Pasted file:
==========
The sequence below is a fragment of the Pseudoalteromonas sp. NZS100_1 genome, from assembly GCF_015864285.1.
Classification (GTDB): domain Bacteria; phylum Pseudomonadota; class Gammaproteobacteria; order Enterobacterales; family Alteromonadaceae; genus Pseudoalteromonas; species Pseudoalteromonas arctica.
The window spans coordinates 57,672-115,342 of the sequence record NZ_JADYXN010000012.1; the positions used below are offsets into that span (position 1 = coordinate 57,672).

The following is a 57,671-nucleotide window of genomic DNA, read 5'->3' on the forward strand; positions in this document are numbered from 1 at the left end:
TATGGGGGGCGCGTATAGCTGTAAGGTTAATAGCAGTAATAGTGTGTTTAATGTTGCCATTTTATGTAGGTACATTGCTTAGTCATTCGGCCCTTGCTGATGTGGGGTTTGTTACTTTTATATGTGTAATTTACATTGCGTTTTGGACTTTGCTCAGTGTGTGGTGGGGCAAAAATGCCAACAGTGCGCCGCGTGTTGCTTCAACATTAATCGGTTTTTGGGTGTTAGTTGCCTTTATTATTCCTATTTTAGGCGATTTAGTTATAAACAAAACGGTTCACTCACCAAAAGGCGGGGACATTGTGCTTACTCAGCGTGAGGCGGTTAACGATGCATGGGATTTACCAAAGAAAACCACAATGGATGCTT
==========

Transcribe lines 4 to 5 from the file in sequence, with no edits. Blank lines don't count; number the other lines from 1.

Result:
The following is a 57,671-nucleotide window of genomic DNA, read 5'->3' on the forward strand; positions in this document are numbered from 1 at the left end:
TATGGGGGGCGCGTATAGCTGTAAGGTTAATAGCAGTAATAGTGTGTTTAATGTTGCCATTTTATGTAGGTACATTGCTTAGTCATTCGGCCCTTGCTGATGTGGGGTTTGTTACTTTTATATGTGTAATTTACATTGCGTTTTGGACTTTGCTCAGTGTGTGGTGGGGCAAAAATGCCAACAGTGCGCCGCGTGTTGCTTCAACATTAATCGGTTTTTGGGTGTTAGTTGCCTTTATTATTCCTATTTTAGGCGATTTAGTTATAAACAAAACGGTTCACTCACCAAAAGGCGGGGACATTGTGCTTACTCAGCGTGAGGCGGTTAACGATGCATGGGATTTACCAAAGAAAACCACAATGGATGCTT